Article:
A Central Asian Hangover


I've always felt there’s something wrong with vodka. It takes a sick mind to look at a sack of wheat, or a potato, and declare: “From this, I shall make alcohol.”
And let’s be honest: It’s not healthy to drink a liquid that is flammable. Vodka is a prime example. It's better suited to arson than human consumption.

But the night before we left Tashkent, consume it we did.

Josh and I had ended up staggering into a cafe at dawn, ordering bowls of greasy meat and rice, and chatting with a group of Uzbek builders who were having their breakfast. We played them some music on our phones. In return, they showed us their porn.

A few hours later, the two of us were on a shared taxi trundling towards the border with Kazakhstan. We were aiming to catch the overnight train from Shymkent to Almaty.

Josh was his usual bouncy self, but I felt violently sick. My eyeballs were sucking in pain, distilling it from the sunlight and pumping it into my head until I thought my cranium would explode and spill my brains across the aisle.

The minibus dropped us in a small town a few miles out of Tashkent. From there we could take a taxi to the border. But the driver had no idea where the crossing was. For over an hour, he drove us around the countryside, growing ever more irate, speeding around corners and demanding extra cash. I watched the clock through bleary eyes and popped aspirin pills.

Finally we arrived at the crossing, a big warehouse next to a carpark, surrounded by fields. When we reached the front of the queue, a guard in a starched uniform and an enormous wide-brimmed Soviet hat demanded my tax form. I had, of course, lost it.

This was pretty serious. Without that form, the Uzbek authorities would not let me leave the country. I fumbled like a halfwit in my enormous backpack as the guard looked on sternly.

Josh watched with open contempt.

“You muppet,” he said.

Josh is a great travel companion and I love him as a brother. Until now, I’ve never told him how close I came to punching him in the face.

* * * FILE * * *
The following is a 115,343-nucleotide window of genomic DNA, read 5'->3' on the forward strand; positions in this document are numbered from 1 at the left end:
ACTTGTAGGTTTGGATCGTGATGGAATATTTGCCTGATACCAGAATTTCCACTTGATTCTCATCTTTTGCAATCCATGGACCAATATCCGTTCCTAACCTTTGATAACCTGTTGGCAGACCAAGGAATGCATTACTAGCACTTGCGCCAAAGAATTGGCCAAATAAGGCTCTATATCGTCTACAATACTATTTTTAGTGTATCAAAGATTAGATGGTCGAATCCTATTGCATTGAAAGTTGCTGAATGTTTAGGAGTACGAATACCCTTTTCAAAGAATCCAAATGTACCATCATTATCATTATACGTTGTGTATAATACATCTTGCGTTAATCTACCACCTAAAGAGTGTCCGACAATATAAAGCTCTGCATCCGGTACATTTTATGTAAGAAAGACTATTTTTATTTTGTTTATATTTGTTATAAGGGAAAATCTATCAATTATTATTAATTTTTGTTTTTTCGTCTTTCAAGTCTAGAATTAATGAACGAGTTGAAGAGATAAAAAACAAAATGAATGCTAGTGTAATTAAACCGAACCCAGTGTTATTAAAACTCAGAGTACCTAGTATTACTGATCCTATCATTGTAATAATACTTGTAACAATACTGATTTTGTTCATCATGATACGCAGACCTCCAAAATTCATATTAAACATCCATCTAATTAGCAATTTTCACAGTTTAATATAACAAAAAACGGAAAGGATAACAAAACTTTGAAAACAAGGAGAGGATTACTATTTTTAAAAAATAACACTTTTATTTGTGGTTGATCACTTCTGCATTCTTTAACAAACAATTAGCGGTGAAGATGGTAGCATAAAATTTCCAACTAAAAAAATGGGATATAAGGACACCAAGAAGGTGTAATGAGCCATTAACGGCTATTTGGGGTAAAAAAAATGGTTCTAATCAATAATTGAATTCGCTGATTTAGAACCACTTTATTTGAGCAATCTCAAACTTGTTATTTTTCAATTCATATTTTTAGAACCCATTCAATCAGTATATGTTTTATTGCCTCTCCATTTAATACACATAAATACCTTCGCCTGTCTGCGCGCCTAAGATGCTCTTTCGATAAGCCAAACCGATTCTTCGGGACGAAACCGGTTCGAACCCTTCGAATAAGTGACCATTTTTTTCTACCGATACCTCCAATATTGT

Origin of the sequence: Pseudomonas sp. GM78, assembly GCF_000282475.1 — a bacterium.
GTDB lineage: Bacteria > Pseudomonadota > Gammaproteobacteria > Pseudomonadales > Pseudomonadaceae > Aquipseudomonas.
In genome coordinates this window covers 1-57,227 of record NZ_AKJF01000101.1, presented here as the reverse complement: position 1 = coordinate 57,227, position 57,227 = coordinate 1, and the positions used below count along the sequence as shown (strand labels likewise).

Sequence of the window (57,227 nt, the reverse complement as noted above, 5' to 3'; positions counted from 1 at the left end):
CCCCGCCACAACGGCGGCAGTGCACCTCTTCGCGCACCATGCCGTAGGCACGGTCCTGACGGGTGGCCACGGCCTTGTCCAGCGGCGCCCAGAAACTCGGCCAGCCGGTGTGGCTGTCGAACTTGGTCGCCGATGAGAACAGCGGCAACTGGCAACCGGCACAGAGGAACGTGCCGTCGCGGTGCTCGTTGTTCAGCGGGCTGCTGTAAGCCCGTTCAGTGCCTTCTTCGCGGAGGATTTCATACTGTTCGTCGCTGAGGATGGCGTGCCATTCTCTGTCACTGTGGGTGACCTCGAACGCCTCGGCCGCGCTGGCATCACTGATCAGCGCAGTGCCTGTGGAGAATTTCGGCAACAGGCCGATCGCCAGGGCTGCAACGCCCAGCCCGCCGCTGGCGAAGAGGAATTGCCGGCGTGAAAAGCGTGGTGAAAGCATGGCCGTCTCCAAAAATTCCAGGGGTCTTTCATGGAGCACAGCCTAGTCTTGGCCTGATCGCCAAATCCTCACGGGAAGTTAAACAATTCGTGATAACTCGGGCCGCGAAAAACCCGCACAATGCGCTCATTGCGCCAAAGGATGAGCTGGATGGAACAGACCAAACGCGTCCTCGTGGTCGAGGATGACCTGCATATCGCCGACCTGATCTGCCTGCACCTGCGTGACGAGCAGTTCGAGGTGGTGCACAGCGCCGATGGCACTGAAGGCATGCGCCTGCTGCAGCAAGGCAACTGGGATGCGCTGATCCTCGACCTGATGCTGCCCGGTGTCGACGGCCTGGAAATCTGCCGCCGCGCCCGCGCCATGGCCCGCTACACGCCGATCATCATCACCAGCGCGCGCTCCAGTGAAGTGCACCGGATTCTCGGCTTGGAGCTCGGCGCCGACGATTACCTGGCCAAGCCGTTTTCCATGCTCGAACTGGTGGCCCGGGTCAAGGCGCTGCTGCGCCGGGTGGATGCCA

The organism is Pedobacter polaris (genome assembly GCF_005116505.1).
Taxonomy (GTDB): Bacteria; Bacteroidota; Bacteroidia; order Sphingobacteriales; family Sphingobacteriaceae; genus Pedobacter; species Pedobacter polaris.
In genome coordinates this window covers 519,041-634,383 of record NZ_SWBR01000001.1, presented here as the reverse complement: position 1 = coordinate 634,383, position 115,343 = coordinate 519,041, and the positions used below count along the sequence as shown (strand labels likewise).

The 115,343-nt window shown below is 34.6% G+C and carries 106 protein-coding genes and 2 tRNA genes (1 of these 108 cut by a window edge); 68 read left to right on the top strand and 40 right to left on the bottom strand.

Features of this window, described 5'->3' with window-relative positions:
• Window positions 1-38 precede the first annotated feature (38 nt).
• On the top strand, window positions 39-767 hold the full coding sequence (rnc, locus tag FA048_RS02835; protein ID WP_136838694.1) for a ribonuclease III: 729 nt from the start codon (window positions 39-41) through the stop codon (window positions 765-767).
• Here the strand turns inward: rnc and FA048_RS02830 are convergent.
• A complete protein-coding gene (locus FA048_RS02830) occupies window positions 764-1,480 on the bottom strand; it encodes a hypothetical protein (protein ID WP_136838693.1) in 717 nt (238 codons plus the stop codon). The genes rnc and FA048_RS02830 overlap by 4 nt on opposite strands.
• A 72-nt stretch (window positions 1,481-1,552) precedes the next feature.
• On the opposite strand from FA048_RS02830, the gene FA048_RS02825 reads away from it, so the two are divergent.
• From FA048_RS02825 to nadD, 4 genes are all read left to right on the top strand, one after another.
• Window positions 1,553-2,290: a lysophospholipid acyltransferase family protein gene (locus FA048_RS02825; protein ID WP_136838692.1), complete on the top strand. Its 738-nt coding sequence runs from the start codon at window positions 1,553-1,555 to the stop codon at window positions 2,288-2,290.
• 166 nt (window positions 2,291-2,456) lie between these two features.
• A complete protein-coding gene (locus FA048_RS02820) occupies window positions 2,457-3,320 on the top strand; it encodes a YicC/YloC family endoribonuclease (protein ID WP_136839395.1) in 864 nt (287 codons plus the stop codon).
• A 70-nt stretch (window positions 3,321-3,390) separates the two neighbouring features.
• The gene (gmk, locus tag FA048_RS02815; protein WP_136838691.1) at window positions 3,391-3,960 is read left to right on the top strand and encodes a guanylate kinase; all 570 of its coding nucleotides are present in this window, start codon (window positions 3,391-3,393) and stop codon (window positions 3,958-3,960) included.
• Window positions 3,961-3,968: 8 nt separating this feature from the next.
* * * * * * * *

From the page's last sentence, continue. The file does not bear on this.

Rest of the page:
Fortunately, the guards were more forgiving. I think they saw my bloodshot eyes and felt sorry for me. Clearly I was too dumb to be a spy or a drug trafficker. Soon, we were aboard another minibus rocketing north through the broad pastures and sparse villages of southern Kazakhstan.

We rolled into Shymkent at 5.18pm. The clock was ticking, and my head throbbed with post-alcoholic pain. The train would leave at 6.

A smiley middle-aged couple we'd met offered to take us to the station, and we all piled on a local bus together.

Shymkent was a sprawling mass of wide roads and dull buildings. We crawled through the rush hour traffic as the couple gently smiled and nodded at us.

“Da, stansiya,” said the man. Station. He was right. At 5.45, we arrived. At the bus station.

We leapt into the nearest taxi, shouting “VAGZAL stansiya!" TRAIN station! Quick!” We left Mr and Mrs Smiley standing bemused in a cloud of dust.

Minutes later, we were at the train station. The train was at the platform. We ran up to the guard and asked where to get tickets. He pointed to the long queue outside a distant ticket booth.

“When does the train leave?”

“Seechas.” Now.

Things looked bleak. But this was Kazakhstan. We slipped the guard a few dollars and climbed aboard.

We collapsed in the restaurant car just as the train started to move. As the train rattled past the suburbs of Shymkent and into the wide valleys beyond, I started thinking about finding a bunk where I could sleep. It would be 12 hours from here to Almaty, and I needed sleep. The Aspirin was wearing off.

Just then, in came a group of bored Kazakh oil workers and sat at the table next to us. They were on a 72-hour journey from Aktau, on the Caspian Sea, to Almaty, at the edge of the Tien Shan mountains. They wanted to talk to us. They were friendly and hospitable. Indeed, there was no escape from their welcome.

We had no choice. It was time get stuck into the vodka again.



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